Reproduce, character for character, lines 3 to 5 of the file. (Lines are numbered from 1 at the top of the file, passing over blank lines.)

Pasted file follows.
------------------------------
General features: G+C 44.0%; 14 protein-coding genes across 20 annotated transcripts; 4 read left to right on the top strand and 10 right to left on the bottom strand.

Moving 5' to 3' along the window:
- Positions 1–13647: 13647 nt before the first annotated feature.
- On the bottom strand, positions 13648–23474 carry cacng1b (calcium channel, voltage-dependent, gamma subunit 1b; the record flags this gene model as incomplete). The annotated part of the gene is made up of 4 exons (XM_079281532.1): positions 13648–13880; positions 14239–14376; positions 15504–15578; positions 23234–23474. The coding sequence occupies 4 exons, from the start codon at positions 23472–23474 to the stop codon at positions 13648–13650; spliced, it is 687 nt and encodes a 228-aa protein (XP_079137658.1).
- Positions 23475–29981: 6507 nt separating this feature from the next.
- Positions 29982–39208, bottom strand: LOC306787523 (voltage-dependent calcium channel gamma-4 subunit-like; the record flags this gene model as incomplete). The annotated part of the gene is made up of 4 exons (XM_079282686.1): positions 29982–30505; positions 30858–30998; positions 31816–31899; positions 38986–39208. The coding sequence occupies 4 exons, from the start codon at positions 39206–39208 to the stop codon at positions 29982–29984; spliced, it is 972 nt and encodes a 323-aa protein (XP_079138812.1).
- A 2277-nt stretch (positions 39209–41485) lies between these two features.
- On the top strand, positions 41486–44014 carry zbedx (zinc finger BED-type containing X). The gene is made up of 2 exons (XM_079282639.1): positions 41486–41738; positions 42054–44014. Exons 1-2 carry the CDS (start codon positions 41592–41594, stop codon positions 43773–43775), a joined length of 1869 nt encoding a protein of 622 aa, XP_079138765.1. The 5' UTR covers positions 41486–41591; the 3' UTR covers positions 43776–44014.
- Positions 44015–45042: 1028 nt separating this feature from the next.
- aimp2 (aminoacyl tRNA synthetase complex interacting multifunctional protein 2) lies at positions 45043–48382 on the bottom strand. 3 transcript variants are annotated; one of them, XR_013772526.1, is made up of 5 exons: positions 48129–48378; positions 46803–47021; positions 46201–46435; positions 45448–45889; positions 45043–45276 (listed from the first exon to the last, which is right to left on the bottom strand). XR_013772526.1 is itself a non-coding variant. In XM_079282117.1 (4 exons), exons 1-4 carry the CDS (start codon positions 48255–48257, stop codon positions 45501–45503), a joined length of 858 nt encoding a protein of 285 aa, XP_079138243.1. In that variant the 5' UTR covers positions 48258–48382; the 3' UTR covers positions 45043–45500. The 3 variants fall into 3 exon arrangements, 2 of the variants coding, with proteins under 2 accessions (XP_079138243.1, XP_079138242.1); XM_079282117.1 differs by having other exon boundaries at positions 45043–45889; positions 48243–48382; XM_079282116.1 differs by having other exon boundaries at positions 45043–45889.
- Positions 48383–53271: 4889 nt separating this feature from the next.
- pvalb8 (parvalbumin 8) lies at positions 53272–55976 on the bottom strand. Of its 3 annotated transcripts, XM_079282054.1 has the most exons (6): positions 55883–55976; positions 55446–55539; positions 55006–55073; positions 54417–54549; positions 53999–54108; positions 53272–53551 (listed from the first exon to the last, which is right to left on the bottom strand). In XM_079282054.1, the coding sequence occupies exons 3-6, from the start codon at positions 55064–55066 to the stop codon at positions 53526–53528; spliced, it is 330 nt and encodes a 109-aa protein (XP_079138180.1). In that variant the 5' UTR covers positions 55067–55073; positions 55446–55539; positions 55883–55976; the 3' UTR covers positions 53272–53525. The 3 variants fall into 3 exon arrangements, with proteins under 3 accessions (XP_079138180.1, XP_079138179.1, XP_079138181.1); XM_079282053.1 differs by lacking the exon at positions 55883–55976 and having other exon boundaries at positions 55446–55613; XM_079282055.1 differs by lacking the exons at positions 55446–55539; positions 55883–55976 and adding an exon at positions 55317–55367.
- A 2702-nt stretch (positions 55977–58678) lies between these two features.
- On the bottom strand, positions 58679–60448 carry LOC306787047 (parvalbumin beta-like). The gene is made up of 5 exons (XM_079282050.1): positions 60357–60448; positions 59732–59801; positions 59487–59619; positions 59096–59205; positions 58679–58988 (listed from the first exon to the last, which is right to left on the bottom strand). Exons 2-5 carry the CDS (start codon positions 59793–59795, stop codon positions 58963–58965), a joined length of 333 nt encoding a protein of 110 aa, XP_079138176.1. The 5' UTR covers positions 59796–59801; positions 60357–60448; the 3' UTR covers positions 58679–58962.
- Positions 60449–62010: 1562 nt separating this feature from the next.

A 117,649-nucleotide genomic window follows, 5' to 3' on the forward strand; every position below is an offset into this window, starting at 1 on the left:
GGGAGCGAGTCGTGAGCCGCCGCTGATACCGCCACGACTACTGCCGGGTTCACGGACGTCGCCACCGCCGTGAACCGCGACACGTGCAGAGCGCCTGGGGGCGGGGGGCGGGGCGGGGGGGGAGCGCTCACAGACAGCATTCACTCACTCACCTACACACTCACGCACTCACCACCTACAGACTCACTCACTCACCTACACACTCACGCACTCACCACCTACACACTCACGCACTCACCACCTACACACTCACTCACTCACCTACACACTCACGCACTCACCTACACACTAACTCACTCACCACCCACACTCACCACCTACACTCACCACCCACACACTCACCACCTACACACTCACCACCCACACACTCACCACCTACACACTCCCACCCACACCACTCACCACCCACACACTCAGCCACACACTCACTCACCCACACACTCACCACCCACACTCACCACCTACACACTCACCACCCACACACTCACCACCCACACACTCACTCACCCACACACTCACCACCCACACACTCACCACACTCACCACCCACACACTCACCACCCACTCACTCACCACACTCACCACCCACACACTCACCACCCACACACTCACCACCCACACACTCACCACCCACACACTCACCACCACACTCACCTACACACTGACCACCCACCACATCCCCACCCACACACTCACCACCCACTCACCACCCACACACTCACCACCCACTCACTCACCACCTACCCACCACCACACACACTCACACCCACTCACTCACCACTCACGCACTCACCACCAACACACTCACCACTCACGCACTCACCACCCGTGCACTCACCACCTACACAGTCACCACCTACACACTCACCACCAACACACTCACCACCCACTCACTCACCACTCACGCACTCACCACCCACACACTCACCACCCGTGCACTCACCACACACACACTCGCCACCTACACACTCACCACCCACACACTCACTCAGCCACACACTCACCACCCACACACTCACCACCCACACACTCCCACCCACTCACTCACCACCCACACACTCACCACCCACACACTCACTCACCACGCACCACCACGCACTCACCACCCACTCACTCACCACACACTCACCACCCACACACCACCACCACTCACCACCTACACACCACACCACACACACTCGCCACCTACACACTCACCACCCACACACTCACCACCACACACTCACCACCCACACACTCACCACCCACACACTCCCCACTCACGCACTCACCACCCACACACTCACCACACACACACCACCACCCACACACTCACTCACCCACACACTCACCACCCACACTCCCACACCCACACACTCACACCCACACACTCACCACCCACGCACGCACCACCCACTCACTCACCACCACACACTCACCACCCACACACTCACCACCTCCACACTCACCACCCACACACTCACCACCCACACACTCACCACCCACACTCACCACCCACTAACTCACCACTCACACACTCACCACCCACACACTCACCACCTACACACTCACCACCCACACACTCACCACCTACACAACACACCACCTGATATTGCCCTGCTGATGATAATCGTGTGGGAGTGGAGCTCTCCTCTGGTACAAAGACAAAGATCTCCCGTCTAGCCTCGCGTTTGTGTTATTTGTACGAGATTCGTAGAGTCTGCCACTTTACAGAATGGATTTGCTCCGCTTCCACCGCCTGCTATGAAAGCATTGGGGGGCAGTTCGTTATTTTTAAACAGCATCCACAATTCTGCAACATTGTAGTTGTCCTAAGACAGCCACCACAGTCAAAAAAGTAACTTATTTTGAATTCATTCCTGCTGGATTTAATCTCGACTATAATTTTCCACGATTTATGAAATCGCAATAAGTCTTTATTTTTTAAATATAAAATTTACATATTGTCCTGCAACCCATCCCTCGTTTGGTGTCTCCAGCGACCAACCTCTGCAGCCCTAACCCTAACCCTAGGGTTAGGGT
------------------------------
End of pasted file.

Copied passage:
- Positions 1–13647: 13647 nt before the first annotated feature.
- On the bottom strand, positions 13648–23474 carry cacng1b (calcium channel, voltage-dependent, gamma subunit 1b; the record flags this gene model as incomplete). The annotated part of the gene is made up of 4 exons (XM_079281532.1): positions 13648–13880; positions 14239–14376; positions 15504–15578; positions 23234–23474. The coding sequence occupies 4 exons, from the start codon at positions 23472–23474 to the stop codon at positions 13648–13650; spliced, it is 687 nt and encodes a 228-aa protein (XP_079137658.1).
- Positions 23475–29981: 6507 nt separating this feature from the next.